Donald Mitchell (writer)

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Donald Mitchell (born 6 February 1925) is a British writer on music, particularly known for his books on Gustav Mahler and Benjamin Britten and for the book The Language of Modern Music, published 1963.

Mitchell was born in London, and educated at Brightlands Preparatory School and Dulwich College, London. In 1943 he registered as a conscientious objector and his war-time service was spent in the Non-Combatant Corps. After the war, he taught at Oakfield School, London and in 1947 founded and edited the journal Music Survey; several issues appeared before he was joined in 1949 by Hans Keller and the journal was re-launched in the Music Survey's so-called 'New Series' (1949–52), whose uncompromising critical standards and pugnaciously pro-Britten and pro-Schoenberg stance brought it renown and notoriety in equal measure. Mitchell studied at Durham University 1949-50[dubious ]. In the 1950s he was a regular contributor to the journals Musical Times and Musical Opinion. In 1958 he became editor of Music Books at Faber and Faber and in the same year was appointed Editor of Boosey & Hawkes's music journal Tempo, until 1962. From 1963 to 1964 he was a special music adviser at Boosey & Hawkes with particular responsibility for contemporary music and the acquisition of contemporary composers. he was responsible for Peter Maxwell Davies and Nicholas Maw joining the publisher's list. In 1965, with the encouragement of Benjamin Britten he founded the music-publishing firm of Faber Music, and was its first Managing Director (vice-chairman, 1976, chairman, 1977, president, 1988–95). In 1972 he became the first Professor of Music at Sussex University (until 1976). Following the death of Benjamin Britten, Mitchell became a senior trustee of the Britten-Pears Foundation; in 1986 he became the Foundation's director and chairman of the Britten Estate Ltd. From 1989 to 1992 he was chairman of the Performing Right Society.

Mahler and Britten[edit]

Mitchell's two major written projects have been a four-volume exploration of the music of Gustav Mahler, and an ongoing edition of the letters of Benjamin Britten, currently running to five volumes, and covering the years up to 1965.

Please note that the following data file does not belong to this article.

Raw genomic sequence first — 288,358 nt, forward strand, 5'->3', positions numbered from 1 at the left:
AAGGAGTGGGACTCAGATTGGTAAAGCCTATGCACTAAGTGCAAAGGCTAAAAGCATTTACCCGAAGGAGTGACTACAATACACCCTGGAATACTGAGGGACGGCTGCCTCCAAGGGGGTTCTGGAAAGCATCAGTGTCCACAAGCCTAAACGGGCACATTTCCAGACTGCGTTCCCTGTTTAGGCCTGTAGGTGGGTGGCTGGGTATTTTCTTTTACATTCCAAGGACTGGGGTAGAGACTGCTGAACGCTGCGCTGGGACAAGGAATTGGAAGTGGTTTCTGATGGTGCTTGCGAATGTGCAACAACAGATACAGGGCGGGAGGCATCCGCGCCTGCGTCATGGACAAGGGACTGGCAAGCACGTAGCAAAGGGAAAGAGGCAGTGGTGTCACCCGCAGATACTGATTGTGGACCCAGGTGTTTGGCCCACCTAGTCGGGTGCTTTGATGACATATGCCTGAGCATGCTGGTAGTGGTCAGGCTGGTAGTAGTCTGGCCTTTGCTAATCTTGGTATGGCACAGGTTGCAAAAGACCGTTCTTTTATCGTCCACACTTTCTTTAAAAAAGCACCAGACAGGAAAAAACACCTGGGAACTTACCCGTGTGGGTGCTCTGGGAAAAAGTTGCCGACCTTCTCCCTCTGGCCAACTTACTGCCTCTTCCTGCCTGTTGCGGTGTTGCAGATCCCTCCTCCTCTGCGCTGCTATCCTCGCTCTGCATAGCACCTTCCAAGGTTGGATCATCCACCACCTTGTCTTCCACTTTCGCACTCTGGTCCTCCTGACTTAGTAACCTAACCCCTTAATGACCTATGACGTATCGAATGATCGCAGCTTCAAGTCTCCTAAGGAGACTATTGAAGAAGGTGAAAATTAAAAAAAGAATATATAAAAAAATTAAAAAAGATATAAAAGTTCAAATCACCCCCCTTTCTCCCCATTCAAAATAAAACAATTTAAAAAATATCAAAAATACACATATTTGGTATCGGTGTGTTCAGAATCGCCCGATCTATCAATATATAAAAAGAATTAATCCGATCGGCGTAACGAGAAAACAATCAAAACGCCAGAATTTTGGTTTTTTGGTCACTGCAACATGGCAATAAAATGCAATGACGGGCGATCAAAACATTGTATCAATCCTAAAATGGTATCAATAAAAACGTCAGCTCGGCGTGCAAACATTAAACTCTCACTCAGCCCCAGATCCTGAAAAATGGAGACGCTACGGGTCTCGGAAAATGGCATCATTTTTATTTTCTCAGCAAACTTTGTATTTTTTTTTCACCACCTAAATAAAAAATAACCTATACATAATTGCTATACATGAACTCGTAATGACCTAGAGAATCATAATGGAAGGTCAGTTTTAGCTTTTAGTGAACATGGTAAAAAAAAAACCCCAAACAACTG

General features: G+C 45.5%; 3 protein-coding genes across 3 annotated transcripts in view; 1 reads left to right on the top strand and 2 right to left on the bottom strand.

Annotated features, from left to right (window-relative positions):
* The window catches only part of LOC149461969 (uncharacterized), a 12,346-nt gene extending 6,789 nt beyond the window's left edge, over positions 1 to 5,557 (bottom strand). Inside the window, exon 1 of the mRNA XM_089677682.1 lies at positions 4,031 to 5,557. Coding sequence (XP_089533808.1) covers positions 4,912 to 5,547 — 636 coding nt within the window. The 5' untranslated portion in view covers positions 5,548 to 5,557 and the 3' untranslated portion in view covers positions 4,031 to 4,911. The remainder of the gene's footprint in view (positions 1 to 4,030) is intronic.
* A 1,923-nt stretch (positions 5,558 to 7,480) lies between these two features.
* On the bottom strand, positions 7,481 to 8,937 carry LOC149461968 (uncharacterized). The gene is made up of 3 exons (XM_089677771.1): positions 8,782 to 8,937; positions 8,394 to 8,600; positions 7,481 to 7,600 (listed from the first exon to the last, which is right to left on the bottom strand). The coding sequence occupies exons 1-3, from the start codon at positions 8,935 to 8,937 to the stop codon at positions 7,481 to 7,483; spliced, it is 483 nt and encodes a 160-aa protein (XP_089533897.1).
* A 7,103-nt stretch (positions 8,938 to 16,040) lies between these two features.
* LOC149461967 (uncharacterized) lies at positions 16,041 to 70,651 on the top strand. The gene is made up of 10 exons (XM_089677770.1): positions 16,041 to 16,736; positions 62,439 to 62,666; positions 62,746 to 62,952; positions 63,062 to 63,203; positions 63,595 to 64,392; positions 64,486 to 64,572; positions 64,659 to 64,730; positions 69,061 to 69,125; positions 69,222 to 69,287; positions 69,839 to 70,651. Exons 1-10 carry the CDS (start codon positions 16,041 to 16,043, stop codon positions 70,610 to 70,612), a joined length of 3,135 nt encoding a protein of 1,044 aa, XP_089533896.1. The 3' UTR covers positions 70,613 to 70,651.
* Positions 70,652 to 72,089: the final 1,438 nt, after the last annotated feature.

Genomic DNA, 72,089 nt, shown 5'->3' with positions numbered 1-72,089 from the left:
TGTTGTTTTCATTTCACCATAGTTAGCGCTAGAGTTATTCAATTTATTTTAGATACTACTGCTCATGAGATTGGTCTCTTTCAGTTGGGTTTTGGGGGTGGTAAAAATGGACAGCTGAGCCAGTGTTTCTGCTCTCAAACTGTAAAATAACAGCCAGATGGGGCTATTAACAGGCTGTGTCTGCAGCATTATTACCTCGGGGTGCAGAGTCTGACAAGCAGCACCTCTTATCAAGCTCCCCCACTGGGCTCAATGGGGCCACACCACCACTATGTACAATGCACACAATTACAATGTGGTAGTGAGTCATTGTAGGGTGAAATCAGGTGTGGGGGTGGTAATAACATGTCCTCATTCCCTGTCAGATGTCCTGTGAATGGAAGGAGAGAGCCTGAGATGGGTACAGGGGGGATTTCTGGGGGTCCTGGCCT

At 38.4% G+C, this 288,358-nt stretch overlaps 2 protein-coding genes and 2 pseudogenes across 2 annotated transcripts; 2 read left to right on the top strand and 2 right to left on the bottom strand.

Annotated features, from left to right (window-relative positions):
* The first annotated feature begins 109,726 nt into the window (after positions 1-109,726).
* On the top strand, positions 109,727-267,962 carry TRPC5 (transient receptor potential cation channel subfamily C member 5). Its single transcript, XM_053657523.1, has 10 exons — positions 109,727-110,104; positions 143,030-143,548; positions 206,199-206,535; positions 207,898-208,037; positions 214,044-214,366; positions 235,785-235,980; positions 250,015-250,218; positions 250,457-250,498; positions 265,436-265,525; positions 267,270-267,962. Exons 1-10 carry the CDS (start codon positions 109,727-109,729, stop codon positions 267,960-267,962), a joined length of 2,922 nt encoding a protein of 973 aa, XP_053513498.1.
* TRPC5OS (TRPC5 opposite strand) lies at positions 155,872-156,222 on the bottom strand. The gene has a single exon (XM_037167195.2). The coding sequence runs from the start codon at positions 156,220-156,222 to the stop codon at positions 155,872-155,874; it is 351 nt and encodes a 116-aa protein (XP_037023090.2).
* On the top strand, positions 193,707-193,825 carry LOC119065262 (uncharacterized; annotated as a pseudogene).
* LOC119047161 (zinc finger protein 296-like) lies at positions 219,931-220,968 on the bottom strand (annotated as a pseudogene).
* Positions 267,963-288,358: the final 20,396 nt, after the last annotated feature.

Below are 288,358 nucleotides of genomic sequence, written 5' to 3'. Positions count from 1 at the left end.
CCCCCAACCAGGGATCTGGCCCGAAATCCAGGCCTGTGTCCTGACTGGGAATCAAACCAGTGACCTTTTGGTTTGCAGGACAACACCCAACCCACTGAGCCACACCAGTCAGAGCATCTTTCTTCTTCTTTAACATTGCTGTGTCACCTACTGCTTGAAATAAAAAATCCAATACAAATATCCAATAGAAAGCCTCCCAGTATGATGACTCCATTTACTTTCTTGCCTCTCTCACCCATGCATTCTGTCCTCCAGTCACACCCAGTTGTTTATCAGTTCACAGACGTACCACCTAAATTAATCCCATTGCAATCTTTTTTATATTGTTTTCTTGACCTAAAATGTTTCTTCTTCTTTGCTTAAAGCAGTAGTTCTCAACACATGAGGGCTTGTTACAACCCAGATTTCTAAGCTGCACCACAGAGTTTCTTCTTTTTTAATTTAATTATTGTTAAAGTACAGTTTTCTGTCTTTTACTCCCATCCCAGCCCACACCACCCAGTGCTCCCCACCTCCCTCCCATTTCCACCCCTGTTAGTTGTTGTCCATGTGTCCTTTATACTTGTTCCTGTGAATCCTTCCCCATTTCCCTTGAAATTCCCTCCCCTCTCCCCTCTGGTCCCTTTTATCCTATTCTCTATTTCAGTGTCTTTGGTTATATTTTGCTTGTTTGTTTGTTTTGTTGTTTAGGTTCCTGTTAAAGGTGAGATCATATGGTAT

By his own admission, Mitchell's work on Mahler has not been principally as a work of biography (he cites Henry-Louis de La Grange's four-volume work as the standard), but rather a series of extended essays, often personal in nature.[1] Across the four volumes Mitchell also presents analyses of Mahler's work, grouped loosely into early works (vol. 1), Wunderhorn works (vol. 2) and later works (vols. 3 and 4).

Selected writings[edit]

  • (ed., with Hans Keller): Benjamin Britten: A Commentary on His Works from a Group of Specialists (London, Rockliff, 1952). With drawings by Milein Cosman
  • (ed., with H.C. Robbins Landon): The Mozart Companion (London: Rockliff, 1956)
  • (ed., with Philip Reed and Mervyn Cooke): Letters From a Life: The Selected Letters of Benjamin Britten. 6 vols., Faber (vols 1-3), Boydell Press (vols 4-6) 1991–2012
  • Britten and Auden in the Thirties: The Year 1936 (Boydell Press, 2nd Ed., 2000)
  • Gustav Mahler, Vol. 1: The Early Years. Faber, 1958 (revised with Paul Banks and David Matthews 1978)
  • The Language of Modern Music Faber & Faber, 1963, revised 1966, 1969, ISBN 0-571-04934-6
  • Gustav Mahler, Vol. 2: The Wunderhorn Years: Chronicles and Commentaries. Faber 1975
  • Gustav Mahler, Vol. 3: Songs and Symphonies of Life and Death: Interpretations and Annotations. Faber 1985
  • Discovering Mahler. Writings on Gustav Mahler 1955-2005. Boydell Press 2007, ISBN 978-1-84383-345-1
  • The Mahler Companion. Oxford, 1999 (online at Google Books)

References[edit]

  1. ^ Mitchell, Donald Gustav Mahler, Vol. 3: Songs and Symphonies of Life and Death: Interpretations and Annotations. Faber, 1985
  • Philip Reed (ed.): On Mahler and Britten. Essays in Honour of Donald Mitchell on His Seventieth Birthday. Aldeburgh Studies in Music Vol. 3. Boydell Press, 1995 (online at Google Books) Contains a Chronology of Mitchell's career to 1995.